• Many Italian guilds adopted regulations that granted temporally-limited monopolies on innovations, beginning with the silk weaving industry, including the development of new patterns of silk weaving, as well as the invention of new machinery. Because Venetian guilds were “powerless to grant or allow monopolies by action of their own,” however, Prager argues that the regulations required monopolies to be issued by the state, making them the forerunners of modern patents. Prager’s answer to the questions of “Why Venice?” and “Why the fifteenth century?” is that “quasi-patents were most developed” in Venice and “that the silk patent law came when the idea of intellectual property was gaining approval.” Thus, “[t]he conclusion seems justified that it was this ancient, newly vitalized idea which expanded the medieval tradition of quasi-patents into the first modern patent system” (Prager, 1952:131-132). Third, although primarily focused on trading, Venice also had some important local industries, such as glass and other luxury goods,59 Rather than controlling the details of production, the Venetian guilds’ primary role was safeguarding the boundaries of the craft,76 allowing individuals within each craft to compete through innovation.77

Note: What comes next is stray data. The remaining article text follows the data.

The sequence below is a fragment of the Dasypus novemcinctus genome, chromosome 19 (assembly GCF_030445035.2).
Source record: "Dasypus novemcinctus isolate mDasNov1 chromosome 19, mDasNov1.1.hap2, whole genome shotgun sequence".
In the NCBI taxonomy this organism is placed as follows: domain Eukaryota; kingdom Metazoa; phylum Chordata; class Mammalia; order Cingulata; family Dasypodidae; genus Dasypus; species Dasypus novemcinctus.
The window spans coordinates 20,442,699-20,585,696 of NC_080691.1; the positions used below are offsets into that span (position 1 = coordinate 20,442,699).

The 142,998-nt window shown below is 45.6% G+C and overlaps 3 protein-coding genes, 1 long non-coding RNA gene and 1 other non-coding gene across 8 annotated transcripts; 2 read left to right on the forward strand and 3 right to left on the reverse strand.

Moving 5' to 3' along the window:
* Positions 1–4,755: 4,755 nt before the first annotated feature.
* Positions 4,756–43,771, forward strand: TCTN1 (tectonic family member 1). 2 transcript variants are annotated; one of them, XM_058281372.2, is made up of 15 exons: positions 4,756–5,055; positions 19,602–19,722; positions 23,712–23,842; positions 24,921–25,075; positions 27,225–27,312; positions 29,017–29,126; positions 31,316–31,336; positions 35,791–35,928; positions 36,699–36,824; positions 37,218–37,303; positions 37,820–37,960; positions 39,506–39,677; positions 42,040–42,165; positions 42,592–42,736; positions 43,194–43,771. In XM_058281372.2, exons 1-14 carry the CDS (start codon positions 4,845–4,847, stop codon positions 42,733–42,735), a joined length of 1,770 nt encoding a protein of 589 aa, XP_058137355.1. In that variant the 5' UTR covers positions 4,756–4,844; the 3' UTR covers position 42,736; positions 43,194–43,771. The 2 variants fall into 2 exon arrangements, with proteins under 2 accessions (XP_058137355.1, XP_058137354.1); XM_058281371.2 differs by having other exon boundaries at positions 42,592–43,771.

• focus on the one unambiguous feature of the Statute and the struggles over monopolies that produced it: the dispute between crown and Parliament over who would evaluate the validity of individual grants of patents of monopoly. The innovation introduced in England was not the overcoming of the common law’s long-standing prohibition on all monopolies, as the crown continued to issue monopoly grants, but the assertion of the right to have claims to monopolies adjudicated in a neutral forum against a utilitarian standard.